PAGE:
September 4th marks the day our son Michael officially stopped breathing. One minute we were all packed up and ready to leave the hospital—in the next his lips began to quiver, and we were suddenly marching down a dark road to nowhere.
It was a horrific scene. One of those Grey’s Anatomy moments when everyone comes rushing in. Code blue, red, whatever. Suddenly Michael was their child, no longer mine. I’m shoved out the door—just one more hysterical mom in the hallway, out of the picture, erased from his life.
It’s taken me six years to stop reliving every second of that hour. Still, when I wake on this day I remember that September 4th marks that moment when Michael officially left us.
I’ve hit that empty space of loss again. It’s like a wave that never subsides, only diminishes in shape and form.
Seems I’ve been writing about spaces a lot lately, in-between spaces and sacred spaces. Now, another kind of space has emerged. That empty space of loss where I’m reminded of the awkwardness of life without Michael.
I’ve come to accept these empty spaces. Yet, as we near the anniversary of his passing, I still hunger for the sound of his voice, the touch of his skin, the smell of his hair.
There is good news. After almost six years, my joyful memories of Michael, once overshadowed by the nightmare of his last seventeen days, are now resurrecting.
Still there are moments. . . there will always be, empty spaces.
If you have a child with special needs, you know life can be complicated. The nature of those needs is irrelevant. It doesn’t really matter if your child is physically challenged, has visual issues or is learning disabled. When a child—your child—has special needs, a different kind of parenting is required. Once that child enters into adolescence or adulthood, things get even more interesting.
Our son Michael was born with a rare metabolic disorder known as Cytachrome C Oxidase Deficiency. I remember meandering our way through a young allergist’s office one day when Michael was in the third grade. By this time, we already had a host of specialists we saw on a regular basis, so I was used to the look of perplexity that swept across a new doctor’s face when I offered up Michael’s diagnosis.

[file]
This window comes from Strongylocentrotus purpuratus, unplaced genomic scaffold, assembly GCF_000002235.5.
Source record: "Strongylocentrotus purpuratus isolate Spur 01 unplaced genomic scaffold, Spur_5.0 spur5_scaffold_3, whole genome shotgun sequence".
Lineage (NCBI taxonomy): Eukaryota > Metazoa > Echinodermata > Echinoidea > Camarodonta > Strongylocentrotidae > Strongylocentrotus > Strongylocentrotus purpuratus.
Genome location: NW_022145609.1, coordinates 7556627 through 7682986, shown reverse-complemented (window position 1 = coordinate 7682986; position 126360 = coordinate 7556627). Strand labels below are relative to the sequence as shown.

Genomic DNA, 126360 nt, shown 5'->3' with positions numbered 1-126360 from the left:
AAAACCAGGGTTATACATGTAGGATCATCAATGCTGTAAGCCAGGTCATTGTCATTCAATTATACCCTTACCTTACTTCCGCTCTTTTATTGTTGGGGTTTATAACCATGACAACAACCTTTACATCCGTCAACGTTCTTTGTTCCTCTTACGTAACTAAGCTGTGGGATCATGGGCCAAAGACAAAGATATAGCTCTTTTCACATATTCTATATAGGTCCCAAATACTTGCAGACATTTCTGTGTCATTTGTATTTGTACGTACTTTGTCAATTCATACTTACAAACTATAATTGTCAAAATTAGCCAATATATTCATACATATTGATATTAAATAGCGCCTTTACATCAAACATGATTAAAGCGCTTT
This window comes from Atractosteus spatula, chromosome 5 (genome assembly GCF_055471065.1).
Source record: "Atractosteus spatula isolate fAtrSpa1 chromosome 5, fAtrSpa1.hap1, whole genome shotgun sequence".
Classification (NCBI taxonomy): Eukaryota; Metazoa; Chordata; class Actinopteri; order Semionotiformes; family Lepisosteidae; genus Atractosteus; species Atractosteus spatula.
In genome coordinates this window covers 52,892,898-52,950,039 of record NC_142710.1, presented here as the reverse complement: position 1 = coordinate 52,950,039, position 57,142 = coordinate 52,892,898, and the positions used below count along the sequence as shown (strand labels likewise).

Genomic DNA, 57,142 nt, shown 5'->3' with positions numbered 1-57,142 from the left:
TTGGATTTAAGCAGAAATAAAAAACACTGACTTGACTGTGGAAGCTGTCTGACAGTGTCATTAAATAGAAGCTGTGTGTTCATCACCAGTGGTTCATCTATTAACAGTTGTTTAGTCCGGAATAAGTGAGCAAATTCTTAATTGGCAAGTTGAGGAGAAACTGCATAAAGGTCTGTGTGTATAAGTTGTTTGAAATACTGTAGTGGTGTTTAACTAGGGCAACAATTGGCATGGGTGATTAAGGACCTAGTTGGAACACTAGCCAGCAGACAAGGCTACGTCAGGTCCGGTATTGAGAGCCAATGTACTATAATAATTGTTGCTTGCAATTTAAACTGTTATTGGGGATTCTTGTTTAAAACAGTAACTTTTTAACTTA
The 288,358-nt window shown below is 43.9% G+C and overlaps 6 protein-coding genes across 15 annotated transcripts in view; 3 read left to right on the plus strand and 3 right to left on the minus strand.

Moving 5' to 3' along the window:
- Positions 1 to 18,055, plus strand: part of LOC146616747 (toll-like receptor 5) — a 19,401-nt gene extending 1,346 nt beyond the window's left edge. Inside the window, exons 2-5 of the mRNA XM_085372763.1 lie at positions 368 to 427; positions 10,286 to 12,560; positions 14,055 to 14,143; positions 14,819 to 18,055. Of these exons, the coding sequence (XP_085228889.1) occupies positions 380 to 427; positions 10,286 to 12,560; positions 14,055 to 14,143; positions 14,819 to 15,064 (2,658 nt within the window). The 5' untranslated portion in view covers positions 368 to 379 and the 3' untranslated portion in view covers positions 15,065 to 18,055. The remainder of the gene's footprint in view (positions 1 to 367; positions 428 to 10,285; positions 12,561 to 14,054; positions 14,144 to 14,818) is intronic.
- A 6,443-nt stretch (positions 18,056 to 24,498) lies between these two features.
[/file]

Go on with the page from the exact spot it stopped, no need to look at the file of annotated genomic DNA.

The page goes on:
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If you’ve been living with loss of a loved one, you’ve probably discovered that it’s a process. I’ve been in this process for almost six years now, and I’m still amazed by the things I keep learning. Like just yesterday.
I was rummaging through the closet in my home office. The mission was to scan and toss all the old files that are no longer relevant. And, then it happened. There before me, several large folders filled with yet more of my son’s medical records.
When you have a child with a disability, you save everything because you never know when a doctor, psychologist, therapist, or even lawyer is going to ask you for a date, time, or diagnosis. We have mounds of paperwork that represent Michael’s journey.
I take a quick glance through the first record, and quickly snap the folder shut.
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Many of my friends are losing parents in their 90’s. It seems like every time I turn around, I’m heading to a funeral. A few of those funerals have even been for much younger spouses. If you’re someone who is dealing with end-of-life transitions, this post is intended to ease your fear.
Celebrate the Loved One’s Life
I decided long ago that funerals should be a time of celebration.
I came from a family of Roman Catholics. Wailing at funerals was my grandmother’s specialty. For most of my life, I thought that end-of-life transitions and funerals were supposed to be morbid and depressing.
Well into the planning stages of my own son’s memorial, however, I realized the importance of celebration. Frankly, I couldn’t handle the drama. I simply wanted to bask in the joy of loving Michael.
Since that time, I’ve determined that the agony of loss, that internal wailing, is really for ourselves. We weep for that void in our lives. However, if we’re focusing on the person whom we love rather than our own pain, it’s really much easier to prepare for the loss.
Our son Michael’s birthday was last Wednesday, and even though it’s been over five years since his passing, my husband and I still haven’t quite figured out how to honor this most important day of our lives.
Something is over, and it feels a bit awkward celebrating a new beginning when it’s already past and gone. When something is over, it’s not just different or changed. It’s done, complete, final. Never to be again.
I woke this April 3rd wondering, when life and death intersect, what, then, are the rules?
September 1st marks the beginning of a 17-day journey down memory lane. Memories I wish I could erase. Memories about the last 17 days of my son Michael’s life.
The loss of a child is one of the hardest things that any parent endures. It’s been four years now. Some things are easier. It’s true what they say about time. I can’t say that time heals all, but it does toughen the scar. Yet, every year, on September 1st, I begin the day by looking at the clock. Tick, tock. Tick, tock. I remember the exact moment in time when I received the call that Michael was in trouble. And the moment of his words, I love you and dad. The shock of code blue/red, whatever. And that final black hole I fell into when he took his last breath. All those horrid memories flooding in, and my wishing I could have stopped time, turned back the clock. If only I could have done or said something different that would have reversed the circumstances. Even still, I have these thoughts. Not only through the September days of mourn, but each and every morn.